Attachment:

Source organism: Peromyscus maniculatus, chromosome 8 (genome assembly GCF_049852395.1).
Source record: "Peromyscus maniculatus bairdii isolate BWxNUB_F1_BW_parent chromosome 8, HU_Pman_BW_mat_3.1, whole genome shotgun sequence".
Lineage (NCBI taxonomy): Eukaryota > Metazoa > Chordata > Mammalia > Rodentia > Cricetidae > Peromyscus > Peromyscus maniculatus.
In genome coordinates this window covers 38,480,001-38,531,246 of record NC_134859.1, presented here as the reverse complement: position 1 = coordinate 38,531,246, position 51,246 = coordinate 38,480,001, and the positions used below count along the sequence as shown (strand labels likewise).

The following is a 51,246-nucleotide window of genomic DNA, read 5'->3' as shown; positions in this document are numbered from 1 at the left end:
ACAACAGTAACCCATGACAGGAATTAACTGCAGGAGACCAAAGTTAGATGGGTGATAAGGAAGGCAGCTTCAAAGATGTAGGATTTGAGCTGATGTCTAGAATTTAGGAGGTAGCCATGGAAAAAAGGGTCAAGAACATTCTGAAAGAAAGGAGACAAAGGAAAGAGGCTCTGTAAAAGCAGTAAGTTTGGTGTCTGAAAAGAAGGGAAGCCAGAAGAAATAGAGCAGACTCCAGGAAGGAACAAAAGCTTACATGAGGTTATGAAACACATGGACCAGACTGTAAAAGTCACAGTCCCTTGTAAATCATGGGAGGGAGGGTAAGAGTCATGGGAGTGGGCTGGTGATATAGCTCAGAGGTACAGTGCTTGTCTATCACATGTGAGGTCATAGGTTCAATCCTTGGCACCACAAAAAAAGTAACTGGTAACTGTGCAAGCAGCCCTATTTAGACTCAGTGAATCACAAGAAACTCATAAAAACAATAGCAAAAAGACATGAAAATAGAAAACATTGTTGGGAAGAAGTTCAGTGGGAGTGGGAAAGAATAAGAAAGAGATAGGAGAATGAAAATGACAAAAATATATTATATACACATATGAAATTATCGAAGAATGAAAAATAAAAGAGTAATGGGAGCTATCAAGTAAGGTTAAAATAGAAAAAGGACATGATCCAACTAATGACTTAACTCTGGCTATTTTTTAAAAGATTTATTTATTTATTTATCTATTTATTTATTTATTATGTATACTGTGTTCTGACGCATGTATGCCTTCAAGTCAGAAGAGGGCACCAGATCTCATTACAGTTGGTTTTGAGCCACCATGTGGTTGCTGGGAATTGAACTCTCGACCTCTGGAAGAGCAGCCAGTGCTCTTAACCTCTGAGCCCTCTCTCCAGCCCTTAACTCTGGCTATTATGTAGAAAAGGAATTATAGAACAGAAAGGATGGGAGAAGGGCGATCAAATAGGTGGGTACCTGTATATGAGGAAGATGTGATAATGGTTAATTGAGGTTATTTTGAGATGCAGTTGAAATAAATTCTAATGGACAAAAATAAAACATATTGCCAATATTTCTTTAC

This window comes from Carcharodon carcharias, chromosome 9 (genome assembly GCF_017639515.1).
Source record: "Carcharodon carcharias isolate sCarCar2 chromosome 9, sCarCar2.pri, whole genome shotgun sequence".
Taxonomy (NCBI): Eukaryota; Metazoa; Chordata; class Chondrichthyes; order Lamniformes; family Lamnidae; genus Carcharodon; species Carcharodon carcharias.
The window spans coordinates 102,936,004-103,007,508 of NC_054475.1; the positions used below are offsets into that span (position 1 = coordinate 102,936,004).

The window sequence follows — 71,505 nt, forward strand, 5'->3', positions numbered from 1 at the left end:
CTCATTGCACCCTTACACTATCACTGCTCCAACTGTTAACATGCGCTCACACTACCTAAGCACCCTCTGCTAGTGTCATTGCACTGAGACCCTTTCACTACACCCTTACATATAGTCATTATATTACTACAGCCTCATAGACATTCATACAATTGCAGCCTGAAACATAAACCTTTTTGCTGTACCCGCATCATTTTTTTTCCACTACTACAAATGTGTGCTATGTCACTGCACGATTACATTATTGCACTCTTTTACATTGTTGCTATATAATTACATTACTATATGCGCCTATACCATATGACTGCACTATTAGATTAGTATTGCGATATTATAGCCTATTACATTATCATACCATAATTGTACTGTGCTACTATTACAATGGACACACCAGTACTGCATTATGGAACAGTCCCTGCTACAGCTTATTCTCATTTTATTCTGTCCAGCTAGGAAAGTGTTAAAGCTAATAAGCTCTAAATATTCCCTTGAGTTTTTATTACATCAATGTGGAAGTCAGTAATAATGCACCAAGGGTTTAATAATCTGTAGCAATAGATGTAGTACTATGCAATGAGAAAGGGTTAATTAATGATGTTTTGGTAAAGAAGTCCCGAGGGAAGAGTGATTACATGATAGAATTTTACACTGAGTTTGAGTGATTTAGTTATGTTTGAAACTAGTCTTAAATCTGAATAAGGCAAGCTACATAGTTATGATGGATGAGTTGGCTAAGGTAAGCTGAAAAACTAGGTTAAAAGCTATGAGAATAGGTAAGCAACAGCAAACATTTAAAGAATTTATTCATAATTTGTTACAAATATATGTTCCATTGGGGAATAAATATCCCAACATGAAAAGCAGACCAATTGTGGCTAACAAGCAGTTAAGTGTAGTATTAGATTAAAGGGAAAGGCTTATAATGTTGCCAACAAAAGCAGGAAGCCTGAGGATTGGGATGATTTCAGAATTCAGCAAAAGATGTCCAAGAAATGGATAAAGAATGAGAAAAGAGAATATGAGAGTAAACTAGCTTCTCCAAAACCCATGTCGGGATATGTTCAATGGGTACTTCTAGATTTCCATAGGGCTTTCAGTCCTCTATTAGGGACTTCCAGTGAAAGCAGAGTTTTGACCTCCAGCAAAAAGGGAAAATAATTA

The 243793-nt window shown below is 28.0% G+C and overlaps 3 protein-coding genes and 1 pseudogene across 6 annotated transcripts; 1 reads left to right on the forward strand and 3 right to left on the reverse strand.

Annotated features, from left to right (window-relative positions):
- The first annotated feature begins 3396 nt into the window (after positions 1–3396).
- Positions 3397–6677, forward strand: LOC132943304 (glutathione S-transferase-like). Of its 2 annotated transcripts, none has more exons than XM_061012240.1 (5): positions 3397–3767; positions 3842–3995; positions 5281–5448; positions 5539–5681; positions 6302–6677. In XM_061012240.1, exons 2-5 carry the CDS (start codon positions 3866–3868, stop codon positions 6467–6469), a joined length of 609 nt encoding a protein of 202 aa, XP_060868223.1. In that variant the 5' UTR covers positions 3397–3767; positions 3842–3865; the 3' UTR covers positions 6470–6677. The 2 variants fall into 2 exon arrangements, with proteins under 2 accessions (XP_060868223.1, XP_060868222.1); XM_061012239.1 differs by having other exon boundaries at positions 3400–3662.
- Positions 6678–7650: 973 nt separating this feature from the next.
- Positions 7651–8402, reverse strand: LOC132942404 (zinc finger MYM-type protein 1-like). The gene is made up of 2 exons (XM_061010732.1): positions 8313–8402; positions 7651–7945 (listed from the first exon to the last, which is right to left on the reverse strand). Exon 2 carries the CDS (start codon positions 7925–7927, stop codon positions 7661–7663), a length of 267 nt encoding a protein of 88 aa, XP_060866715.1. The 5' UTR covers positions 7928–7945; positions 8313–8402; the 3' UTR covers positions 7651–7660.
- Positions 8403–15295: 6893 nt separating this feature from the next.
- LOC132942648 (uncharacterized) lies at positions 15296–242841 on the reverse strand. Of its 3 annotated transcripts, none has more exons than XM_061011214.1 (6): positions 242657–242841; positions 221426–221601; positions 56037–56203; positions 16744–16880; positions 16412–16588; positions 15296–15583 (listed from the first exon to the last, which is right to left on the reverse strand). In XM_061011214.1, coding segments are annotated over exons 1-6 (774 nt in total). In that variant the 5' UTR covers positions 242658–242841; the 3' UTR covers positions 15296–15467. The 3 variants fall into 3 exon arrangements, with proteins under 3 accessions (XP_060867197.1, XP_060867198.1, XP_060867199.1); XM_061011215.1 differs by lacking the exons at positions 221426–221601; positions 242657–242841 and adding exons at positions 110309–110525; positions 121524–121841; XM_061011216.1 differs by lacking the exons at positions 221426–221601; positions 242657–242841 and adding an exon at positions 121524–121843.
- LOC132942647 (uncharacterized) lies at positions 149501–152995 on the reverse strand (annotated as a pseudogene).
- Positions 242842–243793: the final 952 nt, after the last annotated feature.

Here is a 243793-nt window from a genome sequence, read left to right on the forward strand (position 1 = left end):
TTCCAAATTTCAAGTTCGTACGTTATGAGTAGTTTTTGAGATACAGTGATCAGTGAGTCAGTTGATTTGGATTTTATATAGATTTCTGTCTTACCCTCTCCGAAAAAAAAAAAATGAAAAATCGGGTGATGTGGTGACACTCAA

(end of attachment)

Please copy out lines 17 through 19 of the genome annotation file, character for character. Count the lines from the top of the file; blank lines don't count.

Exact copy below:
- Positions 6678–7650: 973 nt separating this feature from the next.
- Positions 7651–8402, reverse strand: LOC132942404 (zinc finger MYM-type protein 1-like). The gene is made up of 2 exons (XM_061010732.1): positions 8313–8402; positions 7651–7945 (listed from the first exon to the last, which is right to left on the reverse strand). Exon 2 carries the CDS (start codon positions 7925–7927, stop codon positions 7661–7663), a length of 267 nt encoding a protein of 88 aa, XP_060866715.1. The 5' UTR covers positions 7928–7945; positions 8313–8402; the 3' UTR covers positions 7651–7660.
- Positions 8403–15295: 6893 nt separating this feature from the next.